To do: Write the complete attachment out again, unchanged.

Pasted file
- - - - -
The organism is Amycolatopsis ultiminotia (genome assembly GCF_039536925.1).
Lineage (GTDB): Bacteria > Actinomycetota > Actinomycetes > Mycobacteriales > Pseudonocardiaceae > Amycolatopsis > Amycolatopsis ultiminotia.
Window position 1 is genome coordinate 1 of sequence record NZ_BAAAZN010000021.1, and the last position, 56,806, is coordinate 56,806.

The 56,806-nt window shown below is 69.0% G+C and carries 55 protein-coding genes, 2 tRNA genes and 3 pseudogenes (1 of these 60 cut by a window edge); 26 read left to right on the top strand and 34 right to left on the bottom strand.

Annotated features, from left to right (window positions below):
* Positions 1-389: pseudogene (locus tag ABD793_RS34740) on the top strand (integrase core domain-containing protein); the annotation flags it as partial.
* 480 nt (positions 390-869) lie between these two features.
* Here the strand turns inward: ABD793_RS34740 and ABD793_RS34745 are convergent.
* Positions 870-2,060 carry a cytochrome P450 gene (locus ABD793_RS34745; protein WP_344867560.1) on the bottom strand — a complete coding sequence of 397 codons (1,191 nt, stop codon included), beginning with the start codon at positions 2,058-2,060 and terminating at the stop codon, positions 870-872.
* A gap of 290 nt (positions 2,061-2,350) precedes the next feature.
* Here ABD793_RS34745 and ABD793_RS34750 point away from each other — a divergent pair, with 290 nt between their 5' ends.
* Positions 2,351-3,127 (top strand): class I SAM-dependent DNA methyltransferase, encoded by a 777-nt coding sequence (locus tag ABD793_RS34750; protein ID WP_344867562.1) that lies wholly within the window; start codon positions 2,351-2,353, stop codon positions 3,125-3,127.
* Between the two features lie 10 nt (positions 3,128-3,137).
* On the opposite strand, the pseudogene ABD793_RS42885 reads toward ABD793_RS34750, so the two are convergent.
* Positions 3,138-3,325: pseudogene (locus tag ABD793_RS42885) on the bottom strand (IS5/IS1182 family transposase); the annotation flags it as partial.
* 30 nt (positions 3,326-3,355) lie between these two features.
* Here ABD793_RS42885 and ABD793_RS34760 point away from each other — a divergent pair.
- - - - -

The organism is Amycolatopsis ultiminotia (genome assembly GCF_039536925.1).
Lineage (GTDB): Bacteria > Actinomycetota > Actinomycetes > Mycobacteriales > Pseudonocardiaceae > Amycolatopsis > Amycolatopsis ultiminotia.
Window position 1 is genome coordinate 1 of sequence record NZ_BAAAZN010000021.1, and the last position, 56,806, is coordinate 56,806.

The 56,806-nt window shown below is 69.0% G+C and carries 55 protein-coding genes, 2 tRNA genes and 3 pseudogenes (1 of these 60 cut by a window edge); 26 read left to right on the top strand and 34 right to left on the bottom strand.

Annotated features, from left to right (window positions below):
* Positions 1-389: pseudogene (locus tag ABD793_RS34740) on the top strand (integrase core domain-containing protein); the annotation flags it as partial.
* 480 nt (positions 390-869) lie between these two features.
* Here the strand turns inward: ABD793_RS34740 and ABD793_RS34745 are convergent.
* Positions 870-2,060 carry a cytochrome P450 gene (locus ABD793_RS34745; protein WP_344867560.1) on the bottom strand — a complete coding sequence of 397 codons (1,191 nt, stop codon included), beginning with the start codon at positions 2,058-2,060 and terminating at the stop codon, positions 870-872.
* A gap of 290 nt (positions 2,061-2,350) precedes the next feature.
* Here ABD793_RS34745 and ABD793_RS34750 point away from each other — a divergent pair, with 290 nt between their 5' ends.
* Positions 2,351-3,127 (top strand): class I SAM-dependent DNA methyltransferase, encoded by a 777-nt coding sequence (locus tag ABD793_RS34750; protein ID WP_344867562.1) that lies wholly within the window; start codon positions 2,351-2,353, stop codon positions 3,125-3,127.
* Between the two features lie 10 nt (positions 3,128-3,137).
* On the opposite strand, the pseudogene ABD793_RS42885 reads toward ABD793_RS34750, so the two are convergent.
* Positions 3,138-3,325: pseudogene (locus tag ABD793_RS42885) on the bottom strand (IS5/IS1182 family transposase); the annotation flags it as partial.
* 30 nt (positions 3,326-3,355) lie between these two features.
* Here ABD793_RS42885 and ABD793_RS34760 point away from each other — a divergent pair.